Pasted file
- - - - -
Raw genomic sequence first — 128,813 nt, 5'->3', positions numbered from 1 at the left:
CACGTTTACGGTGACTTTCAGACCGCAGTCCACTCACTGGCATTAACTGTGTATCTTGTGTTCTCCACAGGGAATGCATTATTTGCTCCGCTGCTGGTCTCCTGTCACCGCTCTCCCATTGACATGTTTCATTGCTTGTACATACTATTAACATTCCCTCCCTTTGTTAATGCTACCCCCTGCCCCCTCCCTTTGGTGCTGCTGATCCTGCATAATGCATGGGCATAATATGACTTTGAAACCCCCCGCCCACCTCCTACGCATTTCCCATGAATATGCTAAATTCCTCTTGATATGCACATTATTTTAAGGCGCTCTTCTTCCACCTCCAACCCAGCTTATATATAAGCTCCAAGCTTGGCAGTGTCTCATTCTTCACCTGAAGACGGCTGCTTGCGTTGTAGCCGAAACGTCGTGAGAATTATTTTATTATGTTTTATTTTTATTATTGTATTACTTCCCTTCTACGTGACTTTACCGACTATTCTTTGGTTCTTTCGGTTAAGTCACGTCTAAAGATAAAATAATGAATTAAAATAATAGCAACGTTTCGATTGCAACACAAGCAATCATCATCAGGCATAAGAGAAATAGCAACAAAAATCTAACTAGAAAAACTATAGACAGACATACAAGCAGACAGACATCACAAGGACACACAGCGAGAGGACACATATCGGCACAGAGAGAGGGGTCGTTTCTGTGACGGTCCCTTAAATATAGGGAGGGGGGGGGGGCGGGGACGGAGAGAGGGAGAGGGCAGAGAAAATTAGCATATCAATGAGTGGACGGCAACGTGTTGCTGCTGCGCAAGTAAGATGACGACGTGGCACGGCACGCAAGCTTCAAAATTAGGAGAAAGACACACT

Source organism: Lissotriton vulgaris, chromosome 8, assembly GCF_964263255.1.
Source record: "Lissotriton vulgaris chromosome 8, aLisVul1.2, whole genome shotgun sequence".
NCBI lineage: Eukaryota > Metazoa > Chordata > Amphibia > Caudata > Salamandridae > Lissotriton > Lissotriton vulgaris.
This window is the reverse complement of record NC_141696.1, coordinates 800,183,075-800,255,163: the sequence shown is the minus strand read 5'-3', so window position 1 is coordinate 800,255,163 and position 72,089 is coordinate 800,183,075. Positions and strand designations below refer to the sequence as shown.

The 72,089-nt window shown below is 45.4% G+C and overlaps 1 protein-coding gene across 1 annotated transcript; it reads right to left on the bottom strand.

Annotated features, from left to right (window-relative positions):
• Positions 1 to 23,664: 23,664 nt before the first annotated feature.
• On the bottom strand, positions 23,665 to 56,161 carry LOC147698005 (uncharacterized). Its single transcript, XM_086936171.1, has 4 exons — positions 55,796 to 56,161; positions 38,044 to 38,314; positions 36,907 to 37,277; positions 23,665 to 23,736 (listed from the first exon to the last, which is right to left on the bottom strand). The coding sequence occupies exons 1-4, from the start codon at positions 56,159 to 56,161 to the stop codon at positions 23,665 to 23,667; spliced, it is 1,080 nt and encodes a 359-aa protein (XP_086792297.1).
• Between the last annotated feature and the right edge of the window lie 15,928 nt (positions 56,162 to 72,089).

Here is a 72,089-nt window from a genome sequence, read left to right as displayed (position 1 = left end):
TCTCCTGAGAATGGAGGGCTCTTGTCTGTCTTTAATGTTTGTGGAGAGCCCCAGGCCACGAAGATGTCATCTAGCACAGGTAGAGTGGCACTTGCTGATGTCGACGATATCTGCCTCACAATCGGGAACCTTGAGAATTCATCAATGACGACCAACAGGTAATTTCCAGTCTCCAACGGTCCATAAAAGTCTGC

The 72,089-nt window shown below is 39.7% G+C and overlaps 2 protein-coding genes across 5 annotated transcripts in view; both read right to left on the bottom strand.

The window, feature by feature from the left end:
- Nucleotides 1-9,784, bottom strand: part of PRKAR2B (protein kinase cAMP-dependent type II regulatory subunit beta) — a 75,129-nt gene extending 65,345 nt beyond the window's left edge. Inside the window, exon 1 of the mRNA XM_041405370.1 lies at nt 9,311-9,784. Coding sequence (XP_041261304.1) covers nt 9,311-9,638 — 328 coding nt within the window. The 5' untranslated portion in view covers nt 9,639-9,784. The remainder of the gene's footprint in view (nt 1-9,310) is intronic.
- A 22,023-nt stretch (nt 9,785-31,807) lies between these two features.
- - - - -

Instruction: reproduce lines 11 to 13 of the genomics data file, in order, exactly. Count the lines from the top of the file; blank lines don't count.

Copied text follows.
• Between the last annotated feature and the right edge of the window lie 15,928 nt (positions 56,162 to 72,089).

Here is a 72,089-nt window from a genome sequence, read left to right as displayed (position 1 = left end):
TCTCCTGAGAATGGAGGGCTCTTGTCTGTCTTTAATGTTTGTGGAGAGCCCCAGGCCACGAAGATGTCATCTAGCACAGGTAGAGTGGCACTTGCTGATGTCGACGATATCTGCCTCACAATCGGGAACCTTGAGAATTCATCAATGACGACCAACAGGTAATTTCCAGTCTCCAACGGTCCATAAAAGTCTGC